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The US ally is within reach of North Korean missiles, and fears a belligerent successor
TOKYO — Japan, like the rest of the world, was taken by surprise by news of Kim Jong Il's death.
And as an historical nemesis of the communist state, it has as much reason as any to fear a destabilizing power struggle in Pyongyang or the emergence of a young Kim even more belligerent in tone and deed than his father.
Within hours of the announcement of Kim's death, Japanese officials voiced hope that the handover of power in the world's only communist dynasty would not complicate pressing regional concerns, not least North Korea's nuclear ambitions.
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"The Japanese government hopes that this unexpected development will not have a negative impact on peace and security on the Korean peninsula," the chief cabinet secretary, Osamu Fujimura, told reporters.
The prime minister, Yoshihiko Noda, cancelled what was to be his first speech since taking office in early September and convened an emergency meeting of security officials.
The country's self-defense forces and coastguard were told to step up surveillance in waters dividing Japan from the Korean peninsula.
But as is so often the case when North Korea takes the world by surprise, Japan said little of substance until it had spoken to its closest ally, the United States.
That consultation, between the US Secretary of State Hillary Clinton and Japan's foreign minister, Koichiro Gemba, produced a predictable united front on Washington yesterday.
"We both share a common interest in a peaceful and stable transition in North Korea as well as ensuring regional peace and stability," Clinton told reporters in Washington.
Japan, which has no diplomatic relations with the North, is part of the stalled six-party talks on North Korea's nuclear weapons program, and has joined international sanctions imposed in an attempt to pressure the regime into ditching its nuclear ambitions.
North Korean has previously sent ballistic missiles over Japanese territory during tests of its rocket technology, and rattled nerves in Japan with its nuclear tests in 2006 and 2009.
Japan's part in the negotiations has been complicated by its additional demand for a resolution of the North's Cold War abductions of Japanese citizens, who were used to train communist spies.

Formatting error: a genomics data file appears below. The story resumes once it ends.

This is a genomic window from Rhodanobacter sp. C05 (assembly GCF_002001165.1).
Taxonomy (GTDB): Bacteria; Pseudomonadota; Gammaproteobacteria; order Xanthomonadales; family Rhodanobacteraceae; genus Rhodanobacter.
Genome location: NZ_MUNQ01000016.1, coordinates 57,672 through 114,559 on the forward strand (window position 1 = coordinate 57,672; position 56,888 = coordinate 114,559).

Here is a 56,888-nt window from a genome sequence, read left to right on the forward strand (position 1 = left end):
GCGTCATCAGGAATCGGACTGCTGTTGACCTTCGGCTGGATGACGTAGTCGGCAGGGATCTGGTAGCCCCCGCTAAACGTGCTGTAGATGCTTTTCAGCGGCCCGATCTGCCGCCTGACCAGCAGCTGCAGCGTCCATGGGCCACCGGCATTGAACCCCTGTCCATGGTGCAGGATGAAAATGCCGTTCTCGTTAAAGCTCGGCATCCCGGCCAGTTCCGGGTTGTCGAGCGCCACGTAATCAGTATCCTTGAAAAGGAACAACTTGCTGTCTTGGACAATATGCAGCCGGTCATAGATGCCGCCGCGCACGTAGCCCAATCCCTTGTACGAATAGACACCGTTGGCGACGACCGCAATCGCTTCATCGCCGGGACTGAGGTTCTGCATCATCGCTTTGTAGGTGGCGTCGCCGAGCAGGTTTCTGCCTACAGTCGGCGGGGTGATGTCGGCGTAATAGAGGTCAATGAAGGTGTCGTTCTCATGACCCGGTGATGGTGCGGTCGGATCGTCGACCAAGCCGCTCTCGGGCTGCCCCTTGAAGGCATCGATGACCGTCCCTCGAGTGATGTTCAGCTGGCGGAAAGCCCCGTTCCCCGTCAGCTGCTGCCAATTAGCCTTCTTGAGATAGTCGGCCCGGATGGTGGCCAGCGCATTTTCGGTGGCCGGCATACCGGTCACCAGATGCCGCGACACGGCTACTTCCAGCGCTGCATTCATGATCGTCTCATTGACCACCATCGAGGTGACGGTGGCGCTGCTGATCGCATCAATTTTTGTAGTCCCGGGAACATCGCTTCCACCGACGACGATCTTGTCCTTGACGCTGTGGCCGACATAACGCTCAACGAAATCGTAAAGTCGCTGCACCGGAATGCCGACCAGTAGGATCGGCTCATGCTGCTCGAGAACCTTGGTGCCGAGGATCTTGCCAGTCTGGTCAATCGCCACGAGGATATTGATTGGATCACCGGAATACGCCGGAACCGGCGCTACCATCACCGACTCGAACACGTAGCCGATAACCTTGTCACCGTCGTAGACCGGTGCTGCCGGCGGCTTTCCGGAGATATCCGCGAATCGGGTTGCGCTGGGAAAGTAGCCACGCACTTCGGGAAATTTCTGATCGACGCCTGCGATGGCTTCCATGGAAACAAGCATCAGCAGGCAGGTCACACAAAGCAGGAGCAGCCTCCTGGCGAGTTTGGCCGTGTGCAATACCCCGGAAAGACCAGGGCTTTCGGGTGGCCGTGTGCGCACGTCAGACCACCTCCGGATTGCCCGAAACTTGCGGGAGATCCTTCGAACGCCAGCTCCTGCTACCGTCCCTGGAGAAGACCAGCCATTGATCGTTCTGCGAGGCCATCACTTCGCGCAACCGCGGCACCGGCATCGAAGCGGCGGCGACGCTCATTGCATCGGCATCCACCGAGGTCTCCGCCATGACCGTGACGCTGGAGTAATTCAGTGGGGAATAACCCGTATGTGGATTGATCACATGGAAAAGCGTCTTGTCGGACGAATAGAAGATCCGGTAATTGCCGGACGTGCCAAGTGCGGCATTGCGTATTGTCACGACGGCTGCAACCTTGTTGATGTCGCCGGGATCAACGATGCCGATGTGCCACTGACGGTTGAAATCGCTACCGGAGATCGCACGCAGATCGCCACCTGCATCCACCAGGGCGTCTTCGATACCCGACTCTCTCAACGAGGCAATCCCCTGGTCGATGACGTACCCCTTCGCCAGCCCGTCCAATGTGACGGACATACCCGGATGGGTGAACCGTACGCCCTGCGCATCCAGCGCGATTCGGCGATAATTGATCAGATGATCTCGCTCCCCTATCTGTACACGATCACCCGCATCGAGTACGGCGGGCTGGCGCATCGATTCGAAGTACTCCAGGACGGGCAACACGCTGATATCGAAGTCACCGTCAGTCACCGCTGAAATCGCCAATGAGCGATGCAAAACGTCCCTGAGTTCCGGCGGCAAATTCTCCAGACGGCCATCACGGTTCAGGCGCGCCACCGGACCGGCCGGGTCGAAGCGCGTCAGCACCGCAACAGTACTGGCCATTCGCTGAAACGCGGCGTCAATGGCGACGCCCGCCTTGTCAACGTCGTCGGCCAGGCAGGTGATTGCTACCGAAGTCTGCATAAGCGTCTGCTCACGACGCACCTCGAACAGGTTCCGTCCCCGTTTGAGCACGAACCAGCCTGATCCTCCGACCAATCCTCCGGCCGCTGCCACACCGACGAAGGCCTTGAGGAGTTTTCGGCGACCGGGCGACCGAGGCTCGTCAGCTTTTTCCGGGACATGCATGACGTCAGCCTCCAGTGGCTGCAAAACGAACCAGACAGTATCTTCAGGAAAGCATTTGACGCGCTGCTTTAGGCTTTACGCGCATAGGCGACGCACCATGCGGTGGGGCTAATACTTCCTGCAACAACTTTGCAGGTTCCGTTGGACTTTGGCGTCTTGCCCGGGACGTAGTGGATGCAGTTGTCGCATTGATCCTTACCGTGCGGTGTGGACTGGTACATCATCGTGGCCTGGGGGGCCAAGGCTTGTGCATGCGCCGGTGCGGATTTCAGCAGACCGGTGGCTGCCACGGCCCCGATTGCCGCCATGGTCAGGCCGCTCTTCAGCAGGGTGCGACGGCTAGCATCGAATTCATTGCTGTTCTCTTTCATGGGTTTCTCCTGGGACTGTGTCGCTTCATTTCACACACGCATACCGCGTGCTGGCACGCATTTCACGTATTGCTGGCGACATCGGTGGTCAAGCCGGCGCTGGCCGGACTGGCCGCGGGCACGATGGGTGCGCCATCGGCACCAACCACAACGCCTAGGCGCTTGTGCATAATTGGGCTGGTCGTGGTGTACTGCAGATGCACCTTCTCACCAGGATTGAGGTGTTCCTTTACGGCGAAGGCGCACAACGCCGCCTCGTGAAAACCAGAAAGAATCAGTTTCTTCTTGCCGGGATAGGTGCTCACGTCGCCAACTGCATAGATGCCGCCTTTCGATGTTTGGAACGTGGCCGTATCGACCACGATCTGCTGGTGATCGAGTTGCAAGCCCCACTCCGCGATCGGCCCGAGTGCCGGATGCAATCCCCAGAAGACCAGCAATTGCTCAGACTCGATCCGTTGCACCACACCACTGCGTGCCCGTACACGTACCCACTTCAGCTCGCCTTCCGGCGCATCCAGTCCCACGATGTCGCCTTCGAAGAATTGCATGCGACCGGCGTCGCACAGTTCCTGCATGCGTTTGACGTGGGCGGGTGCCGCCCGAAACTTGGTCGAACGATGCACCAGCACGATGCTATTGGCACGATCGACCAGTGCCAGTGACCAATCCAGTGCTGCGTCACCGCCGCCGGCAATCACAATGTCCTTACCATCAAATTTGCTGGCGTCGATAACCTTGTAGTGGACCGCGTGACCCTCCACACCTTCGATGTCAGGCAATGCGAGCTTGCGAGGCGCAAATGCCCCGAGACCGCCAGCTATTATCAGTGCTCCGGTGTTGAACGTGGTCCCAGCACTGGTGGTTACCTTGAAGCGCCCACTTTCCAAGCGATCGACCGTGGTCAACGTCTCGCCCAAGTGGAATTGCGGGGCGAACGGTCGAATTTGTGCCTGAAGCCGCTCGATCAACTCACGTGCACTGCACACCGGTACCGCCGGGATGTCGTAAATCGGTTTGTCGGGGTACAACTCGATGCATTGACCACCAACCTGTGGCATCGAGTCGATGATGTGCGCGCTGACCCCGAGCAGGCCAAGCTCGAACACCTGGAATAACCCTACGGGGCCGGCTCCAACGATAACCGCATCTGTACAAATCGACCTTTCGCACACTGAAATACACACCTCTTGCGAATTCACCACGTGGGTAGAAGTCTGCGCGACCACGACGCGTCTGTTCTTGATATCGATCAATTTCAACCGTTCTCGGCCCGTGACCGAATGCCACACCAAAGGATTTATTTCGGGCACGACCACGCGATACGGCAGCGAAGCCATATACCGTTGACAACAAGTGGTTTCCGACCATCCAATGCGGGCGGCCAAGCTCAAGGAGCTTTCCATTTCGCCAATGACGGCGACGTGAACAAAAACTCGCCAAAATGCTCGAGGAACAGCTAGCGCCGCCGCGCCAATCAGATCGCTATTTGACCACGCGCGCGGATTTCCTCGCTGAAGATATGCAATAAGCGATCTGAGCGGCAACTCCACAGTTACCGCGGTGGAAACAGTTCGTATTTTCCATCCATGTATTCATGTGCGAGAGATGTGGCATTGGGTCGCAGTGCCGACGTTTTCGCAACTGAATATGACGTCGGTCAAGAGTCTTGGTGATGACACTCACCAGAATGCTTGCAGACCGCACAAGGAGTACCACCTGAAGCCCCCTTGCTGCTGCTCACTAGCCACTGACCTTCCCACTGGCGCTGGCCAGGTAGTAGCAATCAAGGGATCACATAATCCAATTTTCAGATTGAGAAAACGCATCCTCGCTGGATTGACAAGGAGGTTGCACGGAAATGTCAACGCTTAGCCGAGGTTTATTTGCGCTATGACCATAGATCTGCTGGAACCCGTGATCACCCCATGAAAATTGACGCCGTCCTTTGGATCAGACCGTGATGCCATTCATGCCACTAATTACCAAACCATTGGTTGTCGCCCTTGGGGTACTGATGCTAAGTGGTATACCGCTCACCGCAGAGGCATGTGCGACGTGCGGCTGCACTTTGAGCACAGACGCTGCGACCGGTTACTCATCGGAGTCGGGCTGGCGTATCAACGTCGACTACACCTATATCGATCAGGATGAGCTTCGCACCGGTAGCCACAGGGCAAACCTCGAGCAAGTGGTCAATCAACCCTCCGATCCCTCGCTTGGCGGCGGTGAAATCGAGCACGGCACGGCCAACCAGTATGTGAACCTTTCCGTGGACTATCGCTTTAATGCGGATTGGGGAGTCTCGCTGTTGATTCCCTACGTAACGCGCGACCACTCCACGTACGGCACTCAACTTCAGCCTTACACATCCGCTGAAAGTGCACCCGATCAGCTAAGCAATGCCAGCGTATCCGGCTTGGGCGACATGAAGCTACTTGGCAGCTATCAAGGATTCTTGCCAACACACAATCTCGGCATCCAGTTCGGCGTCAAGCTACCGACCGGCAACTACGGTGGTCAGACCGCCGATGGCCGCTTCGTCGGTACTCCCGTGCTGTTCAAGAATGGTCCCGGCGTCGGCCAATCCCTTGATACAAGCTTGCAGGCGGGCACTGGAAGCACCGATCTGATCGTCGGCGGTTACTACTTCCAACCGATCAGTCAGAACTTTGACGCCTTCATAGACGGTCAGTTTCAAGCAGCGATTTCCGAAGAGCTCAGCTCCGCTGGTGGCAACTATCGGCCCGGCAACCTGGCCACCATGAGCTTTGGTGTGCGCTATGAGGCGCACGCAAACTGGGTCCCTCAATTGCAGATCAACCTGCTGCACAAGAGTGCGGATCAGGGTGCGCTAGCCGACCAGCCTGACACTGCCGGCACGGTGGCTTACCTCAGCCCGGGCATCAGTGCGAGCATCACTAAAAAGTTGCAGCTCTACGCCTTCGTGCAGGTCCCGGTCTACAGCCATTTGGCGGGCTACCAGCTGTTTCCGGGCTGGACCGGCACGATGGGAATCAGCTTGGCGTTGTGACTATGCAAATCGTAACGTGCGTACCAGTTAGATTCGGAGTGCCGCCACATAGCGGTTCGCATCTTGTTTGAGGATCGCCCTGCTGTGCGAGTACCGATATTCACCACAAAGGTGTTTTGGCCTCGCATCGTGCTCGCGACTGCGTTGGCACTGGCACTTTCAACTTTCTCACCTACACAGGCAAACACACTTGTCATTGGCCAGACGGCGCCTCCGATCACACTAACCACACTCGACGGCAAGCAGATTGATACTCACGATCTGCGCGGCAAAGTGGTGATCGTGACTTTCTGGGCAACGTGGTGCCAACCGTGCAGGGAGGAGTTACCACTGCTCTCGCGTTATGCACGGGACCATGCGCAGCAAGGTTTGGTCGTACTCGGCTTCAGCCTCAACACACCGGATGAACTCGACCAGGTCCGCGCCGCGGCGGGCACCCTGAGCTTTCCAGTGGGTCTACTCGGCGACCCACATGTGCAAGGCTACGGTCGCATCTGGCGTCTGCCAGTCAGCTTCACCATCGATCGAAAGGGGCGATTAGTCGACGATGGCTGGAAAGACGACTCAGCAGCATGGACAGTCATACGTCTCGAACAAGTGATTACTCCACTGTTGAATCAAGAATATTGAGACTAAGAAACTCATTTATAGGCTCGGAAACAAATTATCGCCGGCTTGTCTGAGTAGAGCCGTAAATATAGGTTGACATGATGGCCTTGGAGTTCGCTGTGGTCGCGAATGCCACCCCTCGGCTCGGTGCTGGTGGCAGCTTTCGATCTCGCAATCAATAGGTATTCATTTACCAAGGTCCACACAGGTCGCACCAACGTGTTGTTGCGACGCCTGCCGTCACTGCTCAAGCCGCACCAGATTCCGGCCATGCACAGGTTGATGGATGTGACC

Kim Jong Il returned five of the abductees to Japan following a meeting in Pyongyang with the then Japanese prime minister, Junichiro Koizumi, in 2002.
Japan, however, says the regime has yet to offer satisfactory explanations about the fate of at least a dozen more of its citizens. Pyongyang insists that eight of them had died, while others were never abducted.
Kaoru Hasuike, one of the repatriated abductees, said in a statement after Kim's death: "I hope the Japanese government will carefully analyze the state of affairs in North Korea and do its best to secure the safety of abductees still left there."
Professor Hajime Izumi, a Northeast Asia specialist at Shizuoka University, said it was too early to tell whether Japan should be alarmed by the new regime in Pyongyang.
"We have no idea how Kim Jong Un will run the state, whether or not he will devise his own foreign policy," Izumi told GlobalPost. "Japan was clearly shocked by the news, but its response, to prepare for all contingencies, was appropriate."
North Korea's relations with Japan, as with the rest of the region, will be determined by its nuclear ambitions.
"The most serious threat to Japan would be if North Korea were to stick with its nuclear weapons program and continue to build its own light water [nuclear] reactors and enrich uranium," Izumi said. "It already has missiles capable of reaching Japan, so the ability to arm them with nuclear warheads would pose a grave threat."
There are causes for guarded optimism, however. Plans for a meeting between Japan, the US and South Korea could signal a willingness to kick-start six-party nuclear talks, which haven't been held since 2009.
At present, North Korea must meet preconditions for the talks to begin again — an end to uranium enrichment and a start to denuclearizing — but Izumi suggested concessions could be possible.
"We have to think about the best way of promoting a prudent and non-confrontational North Korea through the six-party talks," he said. "One possibility is to revive them without preconditions."
Japan's announcement on Tuesday that it will replace its aging fleet of fighter planes with 42 US-made stealth fighters is seen as further evidence of concerns over North Korea.
"The security arrangement surrounding future fighter jets is transforming," the defense minister, Yasuo Ichikawa, told reporters. "The F-35 has capabilities that can firmly respond to those changes."
Those concerns are well-founded, says Poornima Subramaniam, an Asia-Pacific analyst at IHS Jane's in London. She warned of a possible repeat of the 2010 surprise attacks on the Cheonan and Yeonpyeong island, or the "considerable risk of accidental clashes, considering the militaries of both North and South Korea are likely on emergency alert status."
But, she added, the possibility of conflict in the region "appears unlikely as North Korea appears to have been preparing for this succession since 2008, when Kim-Jong Il's health condition deteriorated. More likely is a period of calm as its military resolves its new internal power structures."